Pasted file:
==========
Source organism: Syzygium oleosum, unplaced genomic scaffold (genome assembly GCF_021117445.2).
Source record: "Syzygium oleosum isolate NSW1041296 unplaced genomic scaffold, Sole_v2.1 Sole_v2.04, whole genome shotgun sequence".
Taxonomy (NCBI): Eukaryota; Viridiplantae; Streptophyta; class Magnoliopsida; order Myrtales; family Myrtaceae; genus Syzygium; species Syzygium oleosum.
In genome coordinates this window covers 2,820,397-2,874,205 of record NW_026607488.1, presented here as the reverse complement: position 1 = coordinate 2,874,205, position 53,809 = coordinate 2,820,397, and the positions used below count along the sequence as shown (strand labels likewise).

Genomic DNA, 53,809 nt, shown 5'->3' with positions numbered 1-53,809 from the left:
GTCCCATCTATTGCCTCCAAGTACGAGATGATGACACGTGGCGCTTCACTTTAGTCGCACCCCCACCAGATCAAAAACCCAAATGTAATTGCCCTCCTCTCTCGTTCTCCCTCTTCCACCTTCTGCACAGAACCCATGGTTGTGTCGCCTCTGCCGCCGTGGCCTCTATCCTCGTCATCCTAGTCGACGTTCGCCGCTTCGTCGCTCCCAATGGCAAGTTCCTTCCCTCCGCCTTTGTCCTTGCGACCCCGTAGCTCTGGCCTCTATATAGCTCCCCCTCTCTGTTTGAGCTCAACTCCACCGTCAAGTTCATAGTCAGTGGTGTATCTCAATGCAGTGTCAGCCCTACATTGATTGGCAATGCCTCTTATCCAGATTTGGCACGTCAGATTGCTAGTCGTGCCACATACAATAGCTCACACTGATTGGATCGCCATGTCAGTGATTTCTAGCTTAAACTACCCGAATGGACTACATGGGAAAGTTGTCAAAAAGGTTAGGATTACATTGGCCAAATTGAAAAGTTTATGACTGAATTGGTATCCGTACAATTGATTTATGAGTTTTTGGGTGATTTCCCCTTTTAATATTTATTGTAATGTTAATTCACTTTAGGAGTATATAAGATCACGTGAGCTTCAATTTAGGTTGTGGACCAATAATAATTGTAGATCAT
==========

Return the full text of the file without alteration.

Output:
Source organism: Syzygium oleosum, unplaced genomic scaffold (genome assembly GCF_021117445.2).
Source record: "Syzygium oleosum isolate NSW1041296 unplaced genomic scaffold, Sole_v2.1 Sole_v2.04, whole genome shotgun sequence".
Taxonomy (NCBI): Eukaryota; Viridiplantae; Streptophyta; class Magnoliopsida; order Myrtales; family Myrtaceae; genus Syzygium; species Syzygium oleosum.
In genome coordinates this window covers 2,820,397-2,874,205 of record NW_026607488.1, presented here as the reverse complement: position 1 = coordinate 2,874,205, position 53,809 = coordinate 2,820,397, and the positions used below count along the sequence as shown (strand labels likewise).

Genomic DNA, 53,809 nt, shown 5'->3' with positions numbered 1-53,809 from the left:
GTCCCATCTATTGCCTCCAAGTACGAGATGATGACACGTGGCGCTTCACTTTAGTCGCACCCCCACCAGATCAAAAACCCAAATGTAATTGCCCTCCTCTCTCGTTCTCCCTCTTCCACCTTCTGCACAGAACCCATGGTTGTGTCGCCTCTGCCGCCGTGGCCTCTATCCTCGTCATCCTAGTCGACGTTCGCCGCTTCGTCGCTCCCAATGGCAAGTTCCTTCCCTCCGCCTTTGTCCTTGCGACCCCGTAGCTCTGGCCTCTATATAGCTCCCCCTCTCTGTTTGAGCTCAACTCCACCGTCAAGTTCATAGTCAGTGGTGTATCTCAATGCAGTGTCAGCCCTACATTGATTGGCAATGCCTCTTATCCAGATTTGGCACGTCAGATTGCTAGTCGTGCCACATACAATAGCTCACACTGATTGGATCGCCATGTCAGTGATTTCTAGCTTAAACTACCCGAATGGACTACATGGGAAAGTTGTCAAAAAGGTTAGGATTACATTGGCCAAATTGAAAAGTTTATGACTGAATTGGTATCCGTACAATTGATTTATGAGTTTTTGGGTGATTTCCCCTTTTAATATTTATTGTAATGTTAATTCACTTTAGGAGTATATAAGATCACGTGAGCTTCAATTTAGGTTGTGGACCAATAATAATTGTAGATCAT